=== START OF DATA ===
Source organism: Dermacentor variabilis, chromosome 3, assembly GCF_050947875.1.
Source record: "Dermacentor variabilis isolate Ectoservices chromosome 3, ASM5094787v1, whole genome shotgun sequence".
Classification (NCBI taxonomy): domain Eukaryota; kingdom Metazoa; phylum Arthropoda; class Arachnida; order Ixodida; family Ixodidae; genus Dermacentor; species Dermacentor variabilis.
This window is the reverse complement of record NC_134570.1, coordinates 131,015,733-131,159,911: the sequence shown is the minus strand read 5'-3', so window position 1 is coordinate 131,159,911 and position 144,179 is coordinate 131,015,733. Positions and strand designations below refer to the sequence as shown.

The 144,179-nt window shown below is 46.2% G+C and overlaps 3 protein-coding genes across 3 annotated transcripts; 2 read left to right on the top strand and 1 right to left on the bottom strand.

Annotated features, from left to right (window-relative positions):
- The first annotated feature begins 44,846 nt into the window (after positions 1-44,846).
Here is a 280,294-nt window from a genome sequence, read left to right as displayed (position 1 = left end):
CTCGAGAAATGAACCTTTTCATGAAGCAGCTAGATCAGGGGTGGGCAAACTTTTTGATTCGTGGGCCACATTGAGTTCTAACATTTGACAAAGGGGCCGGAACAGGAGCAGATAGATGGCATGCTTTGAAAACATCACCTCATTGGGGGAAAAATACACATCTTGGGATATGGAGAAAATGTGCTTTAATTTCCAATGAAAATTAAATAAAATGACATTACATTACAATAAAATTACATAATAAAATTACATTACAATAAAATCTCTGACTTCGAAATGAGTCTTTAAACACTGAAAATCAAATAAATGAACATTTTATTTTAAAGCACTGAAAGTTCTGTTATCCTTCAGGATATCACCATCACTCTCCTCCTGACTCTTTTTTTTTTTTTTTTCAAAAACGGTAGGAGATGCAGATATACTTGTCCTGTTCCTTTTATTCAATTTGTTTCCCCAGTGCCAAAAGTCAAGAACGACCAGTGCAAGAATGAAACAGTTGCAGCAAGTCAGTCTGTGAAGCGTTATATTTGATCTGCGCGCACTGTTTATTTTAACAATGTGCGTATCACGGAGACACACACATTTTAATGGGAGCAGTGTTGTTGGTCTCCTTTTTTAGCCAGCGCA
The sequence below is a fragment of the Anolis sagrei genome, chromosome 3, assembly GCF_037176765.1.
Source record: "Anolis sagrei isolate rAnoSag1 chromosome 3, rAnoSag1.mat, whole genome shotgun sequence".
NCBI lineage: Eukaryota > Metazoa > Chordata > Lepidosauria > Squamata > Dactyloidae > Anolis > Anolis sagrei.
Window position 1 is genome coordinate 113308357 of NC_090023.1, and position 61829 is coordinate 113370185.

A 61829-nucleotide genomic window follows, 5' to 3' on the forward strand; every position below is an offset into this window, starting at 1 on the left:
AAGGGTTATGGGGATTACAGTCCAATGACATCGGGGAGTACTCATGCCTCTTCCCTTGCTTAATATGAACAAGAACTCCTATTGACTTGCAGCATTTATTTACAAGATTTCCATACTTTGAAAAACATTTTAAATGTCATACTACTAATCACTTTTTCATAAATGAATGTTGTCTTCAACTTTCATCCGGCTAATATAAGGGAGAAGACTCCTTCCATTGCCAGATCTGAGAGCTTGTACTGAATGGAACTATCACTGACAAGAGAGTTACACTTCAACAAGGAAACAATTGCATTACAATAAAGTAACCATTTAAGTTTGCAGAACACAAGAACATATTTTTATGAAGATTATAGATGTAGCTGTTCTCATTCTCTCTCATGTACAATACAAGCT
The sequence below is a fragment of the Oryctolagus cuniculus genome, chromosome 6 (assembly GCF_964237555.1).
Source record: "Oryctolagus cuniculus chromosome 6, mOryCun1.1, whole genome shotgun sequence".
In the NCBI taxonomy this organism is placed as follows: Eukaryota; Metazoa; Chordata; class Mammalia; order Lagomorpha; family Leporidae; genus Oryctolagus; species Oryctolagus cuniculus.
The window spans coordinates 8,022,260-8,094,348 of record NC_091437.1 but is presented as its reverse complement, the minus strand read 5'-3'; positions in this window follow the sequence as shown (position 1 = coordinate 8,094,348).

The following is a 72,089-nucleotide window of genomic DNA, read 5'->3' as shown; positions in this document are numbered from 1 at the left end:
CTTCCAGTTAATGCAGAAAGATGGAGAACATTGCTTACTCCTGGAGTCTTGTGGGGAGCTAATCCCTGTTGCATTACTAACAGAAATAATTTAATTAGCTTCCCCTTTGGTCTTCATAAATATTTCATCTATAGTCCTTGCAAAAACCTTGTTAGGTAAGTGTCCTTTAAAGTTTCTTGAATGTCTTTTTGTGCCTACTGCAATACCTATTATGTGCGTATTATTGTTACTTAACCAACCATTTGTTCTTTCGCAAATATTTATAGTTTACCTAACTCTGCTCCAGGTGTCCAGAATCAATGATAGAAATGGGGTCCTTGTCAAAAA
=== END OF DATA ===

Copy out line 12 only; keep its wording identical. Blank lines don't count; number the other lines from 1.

NCBI lineage: Eukaryota > Metazoa > Chordata > Lepidosauria > Squamata > Dactyloidae > Anolis > Anolis sagrei.